More recently, the tax court was asked to focus on the exemption afforded non-profit universities.  In Fields v. Trustees of Princeton University, a group of third-party taxpayers challenged the exemption afforded Princeton University.  Although that matter was resolved without a trial, it appears the settlement may have been precipitated by the University’s concerns with what has been widely perceived to be an increasingly unfriendly environment for the exempt treatment of non-profits in the aftermath of the Morristown Memorial decision.  No doubt, the fact that the very same tax court judge who penned Morristown Memorial was also assigned to the Princeton University case may have further influenced the University’s decision to settle the matter.  The settlement, which only temporarily resolves the ultimate exemption question, requires the University to pay over $18 million dollars in payments to third-parties and contributions to the municipality (in the form of payments in lieu of taxes) through the year 2022 when the University’s settlement obligations expire.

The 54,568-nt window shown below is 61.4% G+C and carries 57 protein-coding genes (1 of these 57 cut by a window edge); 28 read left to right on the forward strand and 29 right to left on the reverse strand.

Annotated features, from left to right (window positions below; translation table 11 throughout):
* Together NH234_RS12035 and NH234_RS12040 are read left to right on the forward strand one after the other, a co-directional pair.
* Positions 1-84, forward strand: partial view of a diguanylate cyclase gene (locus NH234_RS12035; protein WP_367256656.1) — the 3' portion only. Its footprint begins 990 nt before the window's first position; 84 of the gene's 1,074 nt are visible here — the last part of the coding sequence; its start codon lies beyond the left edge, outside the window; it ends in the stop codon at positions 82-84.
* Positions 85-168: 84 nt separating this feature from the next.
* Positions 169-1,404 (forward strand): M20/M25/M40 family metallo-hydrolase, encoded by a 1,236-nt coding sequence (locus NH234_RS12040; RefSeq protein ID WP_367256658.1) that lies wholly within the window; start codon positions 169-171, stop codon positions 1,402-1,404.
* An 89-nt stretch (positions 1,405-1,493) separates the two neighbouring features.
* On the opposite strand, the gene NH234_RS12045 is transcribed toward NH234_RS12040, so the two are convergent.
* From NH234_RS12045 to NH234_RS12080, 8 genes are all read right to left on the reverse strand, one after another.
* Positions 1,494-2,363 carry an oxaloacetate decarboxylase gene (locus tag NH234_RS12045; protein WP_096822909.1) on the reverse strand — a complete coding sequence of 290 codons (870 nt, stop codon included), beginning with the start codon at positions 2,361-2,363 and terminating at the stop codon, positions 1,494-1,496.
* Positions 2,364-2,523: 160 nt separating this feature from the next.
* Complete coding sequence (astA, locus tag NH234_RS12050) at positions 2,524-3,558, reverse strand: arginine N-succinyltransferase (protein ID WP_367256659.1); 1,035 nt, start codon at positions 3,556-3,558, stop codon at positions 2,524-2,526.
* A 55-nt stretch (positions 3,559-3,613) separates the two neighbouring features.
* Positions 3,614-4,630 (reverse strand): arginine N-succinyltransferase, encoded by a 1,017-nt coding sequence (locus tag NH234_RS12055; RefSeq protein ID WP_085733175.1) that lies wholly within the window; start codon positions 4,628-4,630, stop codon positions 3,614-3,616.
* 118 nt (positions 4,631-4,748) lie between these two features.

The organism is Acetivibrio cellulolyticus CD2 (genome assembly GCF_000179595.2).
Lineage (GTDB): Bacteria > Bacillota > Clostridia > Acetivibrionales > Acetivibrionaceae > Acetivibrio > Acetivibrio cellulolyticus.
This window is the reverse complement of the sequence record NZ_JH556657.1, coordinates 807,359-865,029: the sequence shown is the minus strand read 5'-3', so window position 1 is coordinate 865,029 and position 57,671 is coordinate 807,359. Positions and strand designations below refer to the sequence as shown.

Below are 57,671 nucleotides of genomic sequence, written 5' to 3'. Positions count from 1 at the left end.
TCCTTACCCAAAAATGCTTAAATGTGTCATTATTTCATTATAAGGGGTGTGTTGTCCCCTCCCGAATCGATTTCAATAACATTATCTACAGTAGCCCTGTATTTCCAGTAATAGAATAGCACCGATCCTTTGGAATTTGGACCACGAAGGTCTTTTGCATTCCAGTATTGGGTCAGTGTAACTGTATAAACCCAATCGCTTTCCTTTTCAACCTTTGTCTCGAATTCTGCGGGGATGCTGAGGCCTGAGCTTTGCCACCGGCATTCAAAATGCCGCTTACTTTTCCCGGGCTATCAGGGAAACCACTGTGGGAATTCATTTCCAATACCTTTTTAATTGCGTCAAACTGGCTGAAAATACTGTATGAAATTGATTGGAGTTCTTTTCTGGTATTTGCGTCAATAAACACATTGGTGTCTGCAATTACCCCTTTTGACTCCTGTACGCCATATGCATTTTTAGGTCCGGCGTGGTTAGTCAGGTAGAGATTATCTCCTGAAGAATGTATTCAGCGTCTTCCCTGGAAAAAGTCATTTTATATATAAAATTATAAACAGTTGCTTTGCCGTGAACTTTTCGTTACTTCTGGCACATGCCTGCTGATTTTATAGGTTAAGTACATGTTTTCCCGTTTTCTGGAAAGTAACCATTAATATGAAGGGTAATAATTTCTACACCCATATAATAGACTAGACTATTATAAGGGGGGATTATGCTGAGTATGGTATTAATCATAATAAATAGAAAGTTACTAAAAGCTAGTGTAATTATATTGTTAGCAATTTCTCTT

With this recent history and the presence of numerous pending cases specifically attacking the exemptions afforded non-profit hospitals throughout the state, the tax court’s decision in Holy Trinity may offer non-profits, at least religious organizations, some solace from what appears to be a concerted effort on the part of municipalities to challenge the efficacy of real property tax exemptions in all areas.  Importantly, the Holy Trinity court concluded that despite evidence indicating that religious activities on the subject church property had diminished (as the church purchased a new property for its operations and had already commenced the process of shifting its activities to this new location), the church continued to make actual use of the property in furtherance of its religious purposes.  In particular,  the Holy Trinity court found that the church continued its schedule of weekly meetings, made the space in question available for future meetings and gatherings, conducted receptions, and stored books at the location in connection with its religious/charitable functions.  As a result, the continued application of the tax exemption was determined to be appropriate in Holy Trinity.